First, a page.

Pirates attacked and boarded a U.S.-flagged oil supply vessel off the coast of the western African nation of Nigeria Wednesday, seizing two American crew members and taking them off the ship. Once the armed attackers had stormed the 222-foot (67 meter) vessel, they separated the crew by nationality and abducted the captain and chief engineer, both U.S. citizens, a Pentagon official told ABC News.
The supply ship C-Retriever is owned by Edison Chouest Offshore, a Louisiana-based marine transport company. The company has not yet spoken publicly about yesterday’s pirate attack.
Although piracy worldwide was down last year, incidents in the Gulf of Guinea off Nigeria’s coast have increased. The International Marine Bureau reports that pirate attacks in that region have jumped by a third during the first nine months of 2013, with 40 separate incidents occurring. In most, if not all, cases, the attacks allegedly were carried out by criminal gangs targeting cargo ships for commodities and taking hostages for ransom.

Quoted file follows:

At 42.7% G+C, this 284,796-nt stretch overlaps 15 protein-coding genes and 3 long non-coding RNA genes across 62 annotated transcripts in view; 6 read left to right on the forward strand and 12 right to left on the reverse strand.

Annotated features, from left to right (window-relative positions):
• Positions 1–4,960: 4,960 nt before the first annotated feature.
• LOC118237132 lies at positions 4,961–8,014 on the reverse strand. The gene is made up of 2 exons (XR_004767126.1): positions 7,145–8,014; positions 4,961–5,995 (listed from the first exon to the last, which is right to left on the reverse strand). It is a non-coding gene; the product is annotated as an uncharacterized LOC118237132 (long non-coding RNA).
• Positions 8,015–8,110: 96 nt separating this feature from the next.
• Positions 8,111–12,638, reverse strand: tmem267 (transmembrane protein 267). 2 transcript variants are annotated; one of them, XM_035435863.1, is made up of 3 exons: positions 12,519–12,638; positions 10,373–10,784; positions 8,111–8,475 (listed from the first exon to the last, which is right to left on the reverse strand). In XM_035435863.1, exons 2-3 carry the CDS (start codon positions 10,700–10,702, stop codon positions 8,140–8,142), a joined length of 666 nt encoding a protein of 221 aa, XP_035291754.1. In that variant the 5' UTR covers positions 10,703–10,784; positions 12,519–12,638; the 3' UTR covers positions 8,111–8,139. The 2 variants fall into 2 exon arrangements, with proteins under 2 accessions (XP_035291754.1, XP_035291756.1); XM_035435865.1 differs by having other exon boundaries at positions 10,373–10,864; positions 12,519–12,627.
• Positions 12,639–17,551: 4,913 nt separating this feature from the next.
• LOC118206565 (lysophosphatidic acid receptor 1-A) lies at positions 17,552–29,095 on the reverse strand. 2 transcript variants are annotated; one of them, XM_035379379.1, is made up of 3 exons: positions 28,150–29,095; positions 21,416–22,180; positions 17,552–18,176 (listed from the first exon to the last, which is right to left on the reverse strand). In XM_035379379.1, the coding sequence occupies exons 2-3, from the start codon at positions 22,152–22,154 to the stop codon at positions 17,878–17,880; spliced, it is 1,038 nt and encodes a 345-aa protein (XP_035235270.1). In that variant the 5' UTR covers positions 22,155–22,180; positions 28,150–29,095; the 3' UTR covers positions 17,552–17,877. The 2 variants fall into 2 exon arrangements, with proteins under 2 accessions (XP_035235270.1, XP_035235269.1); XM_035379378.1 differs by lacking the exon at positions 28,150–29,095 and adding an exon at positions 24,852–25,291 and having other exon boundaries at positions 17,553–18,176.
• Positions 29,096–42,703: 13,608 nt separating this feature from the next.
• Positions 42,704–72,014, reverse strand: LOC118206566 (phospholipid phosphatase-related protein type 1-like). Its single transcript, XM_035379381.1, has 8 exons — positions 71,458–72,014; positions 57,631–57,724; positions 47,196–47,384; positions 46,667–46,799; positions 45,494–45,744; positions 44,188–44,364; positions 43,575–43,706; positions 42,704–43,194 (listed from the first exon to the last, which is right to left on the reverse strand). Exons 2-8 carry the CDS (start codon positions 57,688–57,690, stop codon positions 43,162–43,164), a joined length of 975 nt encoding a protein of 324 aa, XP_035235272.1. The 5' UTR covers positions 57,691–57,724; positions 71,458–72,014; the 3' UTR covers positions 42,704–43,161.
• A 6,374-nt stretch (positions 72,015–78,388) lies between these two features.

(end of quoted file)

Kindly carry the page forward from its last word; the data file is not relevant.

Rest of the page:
According to London-based Chatham House, of the 1,434 piracy attacks in African waters between 2003 and 2011, 30 percent occurred in the Gulf of Guinea. The think tank also reported 62 pirate attacks in 2012, up from 39 in 2010.
The rise in pirate attacks off the Nigerian coast is due in part to increased anti-piracy measures undertaken by Western nations in east African waters off Somalia. CNN reports that navy forces from the United States, United Kingdom, the Netherlands, Spain, and five African nations recently held exercises in that region aimed at beefing up maritime security there.
Kidnapping for ransom has become an ever-increasing problem for Nigeria. In addition to seeing an increase in piracy, the Gulf of Guinea has been the site of the only ship crew abductions worldwide this year, with 132 seafarers taken hostage.
U.S. Navy Secretary Ray Mabus called the region a “hotspot” after visiting four Gulf nations in August. He told Defense News in September that the Navy was working in cooperation with Gabon, Senegal, Sao Tome, and Ghana to stem the rise in unlawful trafficking of people, arms, and drugs.
Oil production in the Gulf of Guinea amounts to some 5.4 million barrels a day, according to Chatham House. The International Crisis Group reports that about 30 percent of U.S. oil imports pass through the region.